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Guide for Experienced PPCers Changing Companies
Produced by Hanapin Marketing
So you’ve started a new job in PPC – how exciting…and nerve-wracking. Whether you’re transitioning from a previous agency or brand, we understand there are several challenges you’ll need to overcome and we are here to help!
In this guide, we’ve gathered some of our favorite tips for organizing your accounts and team, maintaining effective communication with your C-suite, and tips to do your part in training up the next generation of PPCers on your team. Here’s to the great achievements you will make in your new role!
Be the Most Successful Account Manager You Can Be
A successful PPC manager usually results in a happy and informed leadership. But how do they do it, and how can you follow their example?
Successful PPC account managers know the ins and outs of their accounts.
Not only should you be able to spout off performance KPI’s compared to goals, you should know where the performance is coming from and where it isn’t. Have a mental tab of what has been tested, what has worked and what hasn’t worked. You can easily give an ‘elevator pitch’ about what is happening with the company’s accounts at a moment’s notice.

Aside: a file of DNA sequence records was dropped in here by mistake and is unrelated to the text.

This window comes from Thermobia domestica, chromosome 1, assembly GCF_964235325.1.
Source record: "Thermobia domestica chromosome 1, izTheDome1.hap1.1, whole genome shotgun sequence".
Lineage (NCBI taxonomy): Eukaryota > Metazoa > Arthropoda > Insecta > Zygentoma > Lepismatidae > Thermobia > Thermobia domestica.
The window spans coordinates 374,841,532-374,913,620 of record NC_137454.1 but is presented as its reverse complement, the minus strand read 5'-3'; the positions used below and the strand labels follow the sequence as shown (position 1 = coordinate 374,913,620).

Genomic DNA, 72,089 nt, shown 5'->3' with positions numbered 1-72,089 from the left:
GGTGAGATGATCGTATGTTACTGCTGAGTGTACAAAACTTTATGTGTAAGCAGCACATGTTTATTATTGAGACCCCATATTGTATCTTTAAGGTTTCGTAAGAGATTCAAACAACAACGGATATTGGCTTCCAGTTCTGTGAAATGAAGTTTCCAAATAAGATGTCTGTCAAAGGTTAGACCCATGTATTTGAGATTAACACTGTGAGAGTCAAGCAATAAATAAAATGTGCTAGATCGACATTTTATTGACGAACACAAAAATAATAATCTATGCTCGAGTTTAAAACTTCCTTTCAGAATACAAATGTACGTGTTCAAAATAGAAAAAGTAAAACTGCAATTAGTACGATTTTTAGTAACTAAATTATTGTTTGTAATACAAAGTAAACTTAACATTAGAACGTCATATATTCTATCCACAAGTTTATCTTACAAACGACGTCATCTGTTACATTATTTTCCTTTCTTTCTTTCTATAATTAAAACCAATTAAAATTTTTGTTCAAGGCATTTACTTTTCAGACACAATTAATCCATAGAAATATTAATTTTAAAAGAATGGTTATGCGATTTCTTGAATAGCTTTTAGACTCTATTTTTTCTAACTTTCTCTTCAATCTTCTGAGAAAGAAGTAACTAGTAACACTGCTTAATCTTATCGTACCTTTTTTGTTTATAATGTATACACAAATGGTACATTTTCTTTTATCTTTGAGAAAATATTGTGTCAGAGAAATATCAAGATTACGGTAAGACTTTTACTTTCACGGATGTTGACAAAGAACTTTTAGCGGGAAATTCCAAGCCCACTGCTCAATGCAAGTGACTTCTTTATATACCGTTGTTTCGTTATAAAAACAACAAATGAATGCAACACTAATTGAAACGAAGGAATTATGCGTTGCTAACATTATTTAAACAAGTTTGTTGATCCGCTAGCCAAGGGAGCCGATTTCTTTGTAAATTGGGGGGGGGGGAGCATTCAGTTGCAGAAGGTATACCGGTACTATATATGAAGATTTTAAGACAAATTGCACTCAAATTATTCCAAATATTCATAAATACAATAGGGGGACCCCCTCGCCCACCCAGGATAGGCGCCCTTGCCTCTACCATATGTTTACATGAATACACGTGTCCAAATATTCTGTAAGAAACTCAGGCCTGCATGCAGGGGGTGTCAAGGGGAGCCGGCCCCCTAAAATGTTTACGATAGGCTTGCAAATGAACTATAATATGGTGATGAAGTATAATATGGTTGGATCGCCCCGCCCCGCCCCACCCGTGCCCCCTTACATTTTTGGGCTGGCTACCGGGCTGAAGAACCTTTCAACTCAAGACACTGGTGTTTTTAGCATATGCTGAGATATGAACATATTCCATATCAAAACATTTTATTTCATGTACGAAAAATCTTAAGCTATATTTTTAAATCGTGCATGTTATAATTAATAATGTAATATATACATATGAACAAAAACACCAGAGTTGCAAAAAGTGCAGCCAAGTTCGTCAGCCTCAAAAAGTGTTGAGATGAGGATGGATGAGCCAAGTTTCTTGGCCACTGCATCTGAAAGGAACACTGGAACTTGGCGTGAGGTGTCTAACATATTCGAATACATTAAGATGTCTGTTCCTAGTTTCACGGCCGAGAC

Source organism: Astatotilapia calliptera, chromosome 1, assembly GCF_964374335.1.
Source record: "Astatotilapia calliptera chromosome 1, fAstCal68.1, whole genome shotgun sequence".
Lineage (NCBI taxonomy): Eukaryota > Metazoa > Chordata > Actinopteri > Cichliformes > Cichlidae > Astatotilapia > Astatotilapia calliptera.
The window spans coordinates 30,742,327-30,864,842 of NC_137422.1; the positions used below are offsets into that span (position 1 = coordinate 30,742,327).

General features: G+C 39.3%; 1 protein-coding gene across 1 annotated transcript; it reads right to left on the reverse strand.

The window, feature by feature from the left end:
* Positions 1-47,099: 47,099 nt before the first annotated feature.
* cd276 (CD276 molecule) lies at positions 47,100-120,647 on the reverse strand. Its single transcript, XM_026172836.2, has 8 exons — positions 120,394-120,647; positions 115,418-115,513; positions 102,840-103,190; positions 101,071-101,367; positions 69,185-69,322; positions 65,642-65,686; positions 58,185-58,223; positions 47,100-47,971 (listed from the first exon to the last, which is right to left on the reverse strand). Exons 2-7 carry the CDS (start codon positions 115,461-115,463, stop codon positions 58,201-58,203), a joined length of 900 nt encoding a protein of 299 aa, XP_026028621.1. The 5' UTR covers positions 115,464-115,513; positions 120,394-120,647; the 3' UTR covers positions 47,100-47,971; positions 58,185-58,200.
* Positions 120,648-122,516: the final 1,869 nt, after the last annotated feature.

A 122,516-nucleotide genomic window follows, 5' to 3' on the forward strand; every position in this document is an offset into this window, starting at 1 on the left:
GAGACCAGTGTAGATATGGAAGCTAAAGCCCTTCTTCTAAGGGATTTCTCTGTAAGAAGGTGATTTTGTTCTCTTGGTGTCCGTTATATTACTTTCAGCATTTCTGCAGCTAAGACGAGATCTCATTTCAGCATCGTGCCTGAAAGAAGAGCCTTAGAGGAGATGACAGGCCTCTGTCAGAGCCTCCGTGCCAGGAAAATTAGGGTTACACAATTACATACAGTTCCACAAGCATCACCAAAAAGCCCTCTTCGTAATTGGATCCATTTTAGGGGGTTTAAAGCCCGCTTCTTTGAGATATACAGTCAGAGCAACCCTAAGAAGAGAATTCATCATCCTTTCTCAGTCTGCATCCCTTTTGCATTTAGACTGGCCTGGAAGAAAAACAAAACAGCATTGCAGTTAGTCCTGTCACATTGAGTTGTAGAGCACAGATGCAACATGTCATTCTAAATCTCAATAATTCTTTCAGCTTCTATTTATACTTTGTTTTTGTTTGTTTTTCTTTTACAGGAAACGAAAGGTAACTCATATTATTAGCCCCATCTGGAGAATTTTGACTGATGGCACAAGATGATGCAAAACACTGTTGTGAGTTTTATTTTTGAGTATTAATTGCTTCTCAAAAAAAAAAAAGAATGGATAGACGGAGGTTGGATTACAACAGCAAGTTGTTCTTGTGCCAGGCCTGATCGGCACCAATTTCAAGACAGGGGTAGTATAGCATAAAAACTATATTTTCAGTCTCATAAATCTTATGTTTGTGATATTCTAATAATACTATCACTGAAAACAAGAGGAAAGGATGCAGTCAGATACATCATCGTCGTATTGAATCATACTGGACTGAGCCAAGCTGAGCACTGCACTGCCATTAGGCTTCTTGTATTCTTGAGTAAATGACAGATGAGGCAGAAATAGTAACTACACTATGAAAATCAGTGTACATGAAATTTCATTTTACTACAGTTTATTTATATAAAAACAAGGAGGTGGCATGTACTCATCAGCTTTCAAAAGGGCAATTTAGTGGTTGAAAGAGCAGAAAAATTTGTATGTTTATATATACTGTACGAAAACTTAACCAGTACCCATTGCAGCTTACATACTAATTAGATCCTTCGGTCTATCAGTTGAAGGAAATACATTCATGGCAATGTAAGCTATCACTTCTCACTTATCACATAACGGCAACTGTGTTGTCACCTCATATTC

They understand their brand.
Like, really understand their brand. Not only what services or products the brand provides, but where it makes the most money, how much the most valuable leads are worth, as well as the ins and outs of the business.
They make the brand’s problems their own problems.
Not only do they say “our account” when referring to performance in the account, they take on the responsibility of success or failure. You should be this personally connected to the performance of an account, almost to a fault.
Successful PPC account managers are very responsive, even if just to say, “I’ll get back to you…”
Even if you don’t have an answer quite yet, respond back with “thanks for the message, I will get back to you when…” This puts your leadership at ease and lets them know you are on it. Waiting to hear back from anyone can be a little trying, but knowing the message was received and the other person is “on it” goes a long way.
They think strategically and often talk about the big picture.